(1) I think that "trailing like" does exist in American usage, though it's rarer than "specifier like". I'll try to find some examples.
    (2) Could it be that discourse-particle like, like phrase-final rises, also came to America with Scots-Irish immigrants? Neal Cassady, after all…
    (3) Looking for corpus evidence would probably work given phrasing information, or maybe just timing information.
    (4) Does "trailing like" happen in the Map Task corpus? I don't remember noticing it, but I might just have missed it.

  11. Graeme said,

    November 29, 2015 @ 6:55 am

    "She isn’t, like, really crazy or anything"

    It is driving me, like, crazy. But 'like' as a fuzzying device in a positive statement ('like, her five buddies') seems straightforward. In a way it may not be in a negative statement, of the sort I've quoted above.

    I presume what's meant is 'she is somewhat crazy'. Yet 'she isn't really crazy or anything' would do that work. Does the 'like' here strengthen the level of craziness attributed – a politeness gesture? Or does it signal the speaker is only inventing mental illness metaphorically?

    [(myl) People often express themselves redundantly. Consider all the lawyers' idioms like "goods and chattels", "indemnify and hold harmless", "books and records", "costs and expenses", …]

  12. Meg Wilson said,

    November 29, 2015 @ 12:18 pm

    We should be at least a little skeptical about Spark's account, written ~70 years after the fact. (If she drew on a diary entry or some such, that would put it closer to the event, but still presumably years after.) She could be conflating multiple memories of multiple individuals, or inserting a different particle than the person actually used.

  13. Bob Ladd said,

    November 29, 2015 @ 12:42 pm

    Reply to two of MYL's four points:

    (2) It's possible that like was imported to North America along with final rises, but it's worth pointing out that when I "hear" the Scottish trailing like in my head, it seems to have mostly falling – again, phrase-final? – pitch.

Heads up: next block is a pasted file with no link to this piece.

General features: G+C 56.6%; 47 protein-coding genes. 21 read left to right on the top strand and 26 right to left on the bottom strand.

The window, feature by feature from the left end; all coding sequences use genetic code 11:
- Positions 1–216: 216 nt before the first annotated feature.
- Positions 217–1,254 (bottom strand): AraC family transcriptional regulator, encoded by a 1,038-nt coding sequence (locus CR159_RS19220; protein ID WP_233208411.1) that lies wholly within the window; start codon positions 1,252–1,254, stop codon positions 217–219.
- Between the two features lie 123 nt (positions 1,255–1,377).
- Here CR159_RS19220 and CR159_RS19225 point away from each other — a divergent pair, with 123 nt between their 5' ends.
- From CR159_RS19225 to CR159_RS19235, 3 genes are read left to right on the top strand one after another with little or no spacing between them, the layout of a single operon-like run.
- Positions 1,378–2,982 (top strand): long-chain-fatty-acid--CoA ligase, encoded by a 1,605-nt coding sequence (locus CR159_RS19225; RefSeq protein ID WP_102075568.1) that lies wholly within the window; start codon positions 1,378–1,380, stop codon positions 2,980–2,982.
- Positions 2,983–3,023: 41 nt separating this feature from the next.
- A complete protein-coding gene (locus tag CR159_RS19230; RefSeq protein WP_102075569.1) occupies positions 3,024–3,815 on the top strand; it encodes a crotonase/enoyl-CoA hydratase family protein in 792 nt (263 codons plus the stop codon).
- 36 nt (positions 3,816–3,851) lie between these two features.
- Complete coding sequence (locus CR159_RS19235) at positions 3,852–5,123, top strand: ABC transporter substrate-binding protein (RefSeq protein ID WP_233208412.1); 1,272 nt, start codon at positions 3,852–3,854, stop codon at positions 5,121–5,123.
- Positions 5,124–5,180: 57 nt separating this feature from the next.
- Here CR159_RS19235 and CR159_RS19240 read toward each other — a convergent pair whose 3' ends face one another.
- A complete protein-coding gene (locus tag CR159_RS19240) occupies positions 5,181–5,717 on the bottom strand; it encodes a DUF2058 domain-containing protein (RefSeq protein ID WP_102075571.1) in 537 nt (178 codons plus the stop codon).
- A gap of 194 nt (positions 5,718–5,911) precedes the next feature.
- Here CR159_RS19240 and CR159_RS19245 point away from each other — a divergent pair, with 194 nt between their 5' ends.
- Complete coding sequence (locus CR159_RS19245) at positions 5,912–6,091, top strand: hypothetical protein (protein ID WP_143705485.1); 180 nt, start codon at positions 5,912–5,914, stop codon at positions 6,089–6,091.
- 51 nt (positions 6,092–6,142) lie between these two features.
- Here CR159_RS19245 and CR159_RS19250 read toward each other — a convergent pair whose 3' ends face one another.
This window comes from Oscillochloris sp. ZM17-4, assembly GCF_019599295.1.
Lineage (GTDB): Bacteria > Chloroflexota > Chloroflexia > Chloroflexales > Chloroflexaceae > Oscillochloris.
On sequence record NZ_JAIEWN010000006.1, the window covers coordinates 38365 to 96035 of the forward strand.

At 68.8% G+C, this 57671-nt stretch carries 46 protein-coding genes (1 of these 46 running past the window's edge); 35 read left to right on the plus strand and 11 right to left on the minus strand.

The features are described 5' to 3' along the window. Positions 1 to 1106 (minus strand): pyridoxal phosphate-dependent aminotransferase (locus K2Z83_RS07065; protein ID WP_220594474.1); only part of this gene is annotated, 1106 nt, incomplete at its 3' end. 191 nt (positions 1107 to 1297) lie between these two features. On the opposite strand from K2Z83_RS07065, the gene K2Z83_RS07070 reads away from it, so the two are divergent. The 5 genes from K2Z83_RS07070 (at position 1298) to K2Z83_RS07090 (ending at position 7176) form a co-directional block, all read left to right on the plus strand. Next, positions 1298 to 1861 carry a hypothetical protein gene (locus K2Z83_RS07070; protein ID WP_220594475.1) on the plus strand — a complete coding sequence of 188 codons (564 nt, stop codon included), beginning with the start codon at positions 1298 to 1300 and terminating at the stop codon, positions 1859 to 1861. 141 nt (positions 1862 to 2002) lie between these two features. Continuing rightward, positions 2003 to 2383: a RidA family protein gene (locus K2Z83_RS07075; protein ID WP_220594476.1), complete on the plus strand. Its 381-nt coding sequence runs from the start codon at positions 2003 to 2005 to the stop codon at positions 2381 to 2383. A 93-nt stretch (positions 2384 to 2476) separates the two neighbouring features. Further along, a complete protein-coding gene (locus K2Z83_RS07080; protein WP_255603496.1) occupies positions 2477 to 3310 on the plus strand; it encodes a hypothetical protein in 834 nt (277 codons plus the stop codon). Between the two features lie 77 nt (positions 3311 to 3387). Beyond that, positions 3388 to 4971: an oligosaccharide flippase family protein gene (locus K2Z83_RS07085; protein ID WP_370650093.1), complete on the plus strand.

(4) I haven't spent enough time with any but specific excerpts from the HCRC Map Task corpus to know, but I think it's at least possible that the speakers (almost all Glasgow University undergraduates) were too middle-class to use trailing like very much. But it's an empirical question.

    [(myl) I didn't mean that trailing like actually carried the final rises, just that the two features of discourse-particle like and rising declaratives might both have been influenced historically by Scots-Irish varieties of English.

    Also, Muriel Spark's memoir describes Miss Macdonald as "finer-bred than Miss Pride", so for her, trailing like doesn't seem to have been beneath the station of Glasgow University undergrads.]

  14. Terry Hunt said,

    November 30, 2015 @ 11:38 am

    The reported speech of Muriel Spark's acquaintance Miss Macdonald:

    ‘My brother, like, wouldn’t go, like, any further with it, like . . .

    uses 'like' no more densely than does a current friend of mine's. However, he (aged around 30 and a native of Portsmouth, Hants, if it's relevant) also interjects 'well . . .', 'um . . .', y'know' and similar terms so prolifically that together, such matter can form well over half of his conversation.

    Regarding your own speculation that:
    'like and rising declaratives might both have been influenced historically by Scots-Irish varieties of English.